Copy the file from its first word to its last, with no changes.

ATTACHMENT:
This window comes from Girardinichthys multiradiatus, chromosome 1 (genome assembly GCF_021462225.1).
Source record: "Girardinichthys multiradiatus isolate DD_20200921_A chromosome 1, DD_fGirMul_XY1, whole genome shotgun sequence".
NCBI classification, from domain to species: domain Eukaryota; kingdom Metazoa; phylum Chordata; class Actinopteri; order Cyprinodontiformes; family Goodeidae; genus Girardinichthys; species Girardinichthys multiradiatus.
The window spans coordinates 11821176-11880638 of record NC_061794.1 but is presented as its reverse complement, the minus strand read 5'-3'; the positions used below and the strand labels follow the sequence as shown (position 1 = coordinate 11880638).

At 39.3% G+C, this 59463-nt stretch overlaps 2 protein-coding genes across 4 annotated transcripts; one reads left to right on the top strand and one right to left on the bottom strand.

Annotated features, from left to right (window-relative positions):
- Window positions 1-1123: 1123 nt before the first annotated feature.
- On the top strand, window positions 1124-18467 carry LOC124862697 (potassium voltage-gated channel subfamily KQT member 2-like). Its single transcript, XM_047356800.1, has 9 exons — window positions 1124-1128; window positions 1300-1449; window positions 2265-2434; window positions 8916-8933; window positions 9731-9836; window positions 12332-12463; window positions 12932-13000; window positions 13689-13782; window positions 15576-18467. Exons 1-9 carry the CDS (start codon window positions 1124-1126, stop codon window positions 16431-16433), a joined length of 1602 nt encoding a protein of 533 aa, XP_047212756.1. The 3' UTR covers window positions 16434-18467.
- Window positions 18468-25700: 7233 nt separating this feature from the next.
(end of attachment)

This window comes from Girardinichthys multiradiatus, chromosome 1 (genome assembly GCF_021462225.1).
Source record: "Girardinichthys multiradiatus isolate DD_20200921_A chromosome 1, DD_fGirMul_XY1, whole genome shotgun sequence".
NCBI classification, from domain to species: domain Eukaryota; kingdom Metazoa; phylum Chordata; class Actinopteri; order Cyprinodontiformes; family Goodeidae; genus Girardinichthys; species Girardinichthys multiradiatus.
The window spans coordinates 11821176-11880638 of record NC_061794.1 but is presented as its reverse complement, the minus strand read 5'-3'; the positions used below and the strand labels follow the sequence as shown (position 1 = coordinate 11880638).

At 39.3% G+C, this 59463-nt stretch overlaps 2 protein-coding genes across 4 annotated transcripts; one reads left to right on the top strand and one right to left on the bottom strand.

Annotated features, from left to right (window-relative positions):
- Window positions 1-1123: 1123 nt before the first annotated feature.
- On the top strand, window positions 1124-18467 carry LOC124862697 (potassium voltage-gated channel subfamily KQT member 2-like). Its single transcript, XM_047356800.1, has 9 exons — window positions 1124-1128; window positions 1300-1449; window positions 2265-2434; window positions 8916-8933; window positions 9731-9836; window positions 12332-12463; window positions 12932-13000; window positions 13689-13782; window positions 15576-18467. Exons 1-9 carry the CDS (start codon window positions 1124-1126, stop codon window positions 16431-16433), a joined length of 1602 nt encoding a protein of 533 aa, XP_047212756.1. The 3' UTR covers window positions 16434-18467.
- Window positions 18468-25700: 7233 nt separating this feature from the next.